Our campsite was a couple miles beyond the city center, and this morning we decided to walk rather than take the bus into town. We followed the path along the harbor, walking beside a seawall of huge gray rocks. Later we’d learn that in winter, the storms are sometimes fierce enough to toss rocks right up over that seawall and onto the path. But in spite of the wind that blew and blew and blew as we walked, those storms seemed far away today–a clear bright summer day that turned the water a deep deep blue.
In the city we met up with sarah_create and her family, and spent a lovely day wandering the city with them. We headed to the lighthouse out at Grótta first, where the sheltered waters of the harbor gave way to the open Atlantic. It was nesting season, so we couldn’t visit the lighthouse, but we could walk along the ocean–a much wilder ocean than the sheltered harbors and fjords we’d been visiting all week, the scent of salt in the air, the wind whipping our hair. The same ocean (literally and in feel) that I grew up alongside, for all that here the sands were black instead of yellow, and the rocks worn smooth by the water were also still pocked by their volcanic past.
sarah_create pointed out small details she’d discovered during her two years living in Reykjavík: drying racks for fish by the sea (because a few fishermen still catch and dry fish in the old ways), a statue of a whale’s tail (a gift from Latvia, a country whose independence Iceland was the first to recognize), another statue of a man pulling another man out of the sea (startlingly moving, especially after seeing all those memorials to drowned sailors in the towns we’d passed through the past couple weeks).
We also visited Kolaportið, Reykjavík’s flea market, which sold all the typical sorts of flea market items one might find at our local swap meet here in the States–used clothing, classic novels and Harlequin romances (I wonder just how many languages Harlequins get translated into), trinket boxes and other bric-a-brac–alongside food items of all sorts that you definitely can’t find at the swap meet here, from fresh fish to frozen raven and horse meat.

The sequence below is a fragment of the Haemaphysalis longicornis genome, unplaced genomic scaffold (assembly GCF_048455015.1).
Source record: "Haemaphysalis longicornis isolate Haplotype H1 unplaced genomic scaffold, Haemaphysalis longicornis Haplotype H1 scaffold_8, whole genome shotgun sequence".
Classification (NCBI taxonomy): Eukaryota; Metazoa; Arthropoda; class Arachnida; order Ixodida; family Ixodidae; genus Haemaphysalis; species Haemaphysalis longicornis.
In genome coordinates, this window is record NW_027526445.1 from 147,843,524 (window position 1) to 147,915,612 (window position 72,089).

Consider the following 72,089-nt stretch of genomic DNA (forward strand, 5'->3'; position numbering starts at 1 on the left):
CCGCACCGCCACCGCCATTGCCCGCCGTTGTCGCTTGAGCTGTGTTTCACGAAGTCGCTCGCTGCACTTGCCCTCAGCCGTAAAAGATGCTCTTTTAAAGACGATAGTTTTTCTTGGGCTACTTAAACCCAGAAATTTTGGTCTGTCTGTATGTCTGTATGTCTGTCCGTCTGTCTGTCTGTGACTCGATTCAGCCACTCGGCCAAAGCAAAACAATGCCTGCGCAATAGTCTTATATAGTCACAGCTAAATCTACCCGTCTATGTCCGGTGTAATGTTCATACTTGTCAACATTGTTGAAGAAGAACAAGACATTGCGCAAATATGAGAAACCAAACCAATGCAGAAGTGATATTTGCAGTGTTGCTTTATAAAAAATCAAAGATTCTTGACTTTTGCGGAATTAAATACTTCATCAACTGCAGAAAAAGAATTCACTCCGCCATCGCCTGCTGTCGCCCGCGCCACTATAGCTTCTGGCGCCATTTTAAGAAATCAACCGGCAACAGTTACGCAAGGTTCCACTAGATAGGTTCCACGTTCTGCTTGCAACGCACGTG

Those food items included hákarl–fermented shark that’s buried in the sand for a few months to cure (and to give neurotoxins within time to break down), then eaten raw. Google searches on hákarl turn up hits like “seven foods for the fearless eater” and “the worst meals on this earth.”
Obviously, I was eager to give it a try. 🙂
Samples were available. “It helps if you think of it as a strong, overripe cheese,” the man behind the counter said as he handed us small fishy-looking cubes of hákarl on toothpicks. He was right–it did help. Eating my sample of hákarl was sort of almost okay, whiff of ammonia scent and all, so long as I didn’t think too hard about what I was tasting as I was tasting it. Afterwards, the hákarl selle told us that we’d sampled a mild variety. I believe him, seeing as how I was able–just–to keep from feeling ill as I ate it.
I was glad to have tried it. And now that I have, I’ll have no need to ever try it again.
I wandered on, sampling salmon, haddock, and herring, lovely fresh fish tastes that wiped that hákarl taste out of my mouth quite nicely. Then I can to a booth with samples I didn’t recognize. Feeling brave–surely having eaten fermented shark I could eat anything–I asked, “What’s that?”
“Minke whale,” the woman said.
I hesitated, just for a moment, my moral concerns warring with my curiosity. The moral concerns won out, but it was a near thing.
“Would you like to try it?” the woman asked.
“Not today, thanks,” I said, and moved on.
Later, after stops at a hot dog stand rumored to be Iceland’s best (the hot dogs were pretty tasty, though I was undecided about whether they were tastier than all the other hot dogs I’d eaten the past two weeks), the National Museum (which I’d also visited the day we arrived), and the Perlan (with its 360-degree arial view of the city), sarah_create and her family treated us to home-cooked fresh salmon from the flea market–melt-in-your mouth fish which second only (maybe) to our French-chef-prepared meal at Laugarhóll. The company was even better, of course; we lingered and talked, and learned, too, how to play the Settlers of Zarahemla (an alternate Settlers of Catan) from sarah_create‘s daughters. They (her daughters) slaughtered us both, of course.
Back in the campground we lingered some more, and proved ourselves thoroughly acclimated to the late sunsets by waking up one of the just-landed tourists in a nearby campsite. Oops. Not his fault if he didn’t know, yet, that the soccer game begins at 10.
Soon we’d have to return to a world in which 10 p.m. was long past sunset, though–tomorrow would be our last full day in the country. I was trying not to think about that, though, because I still didn’t really feel ready to leave.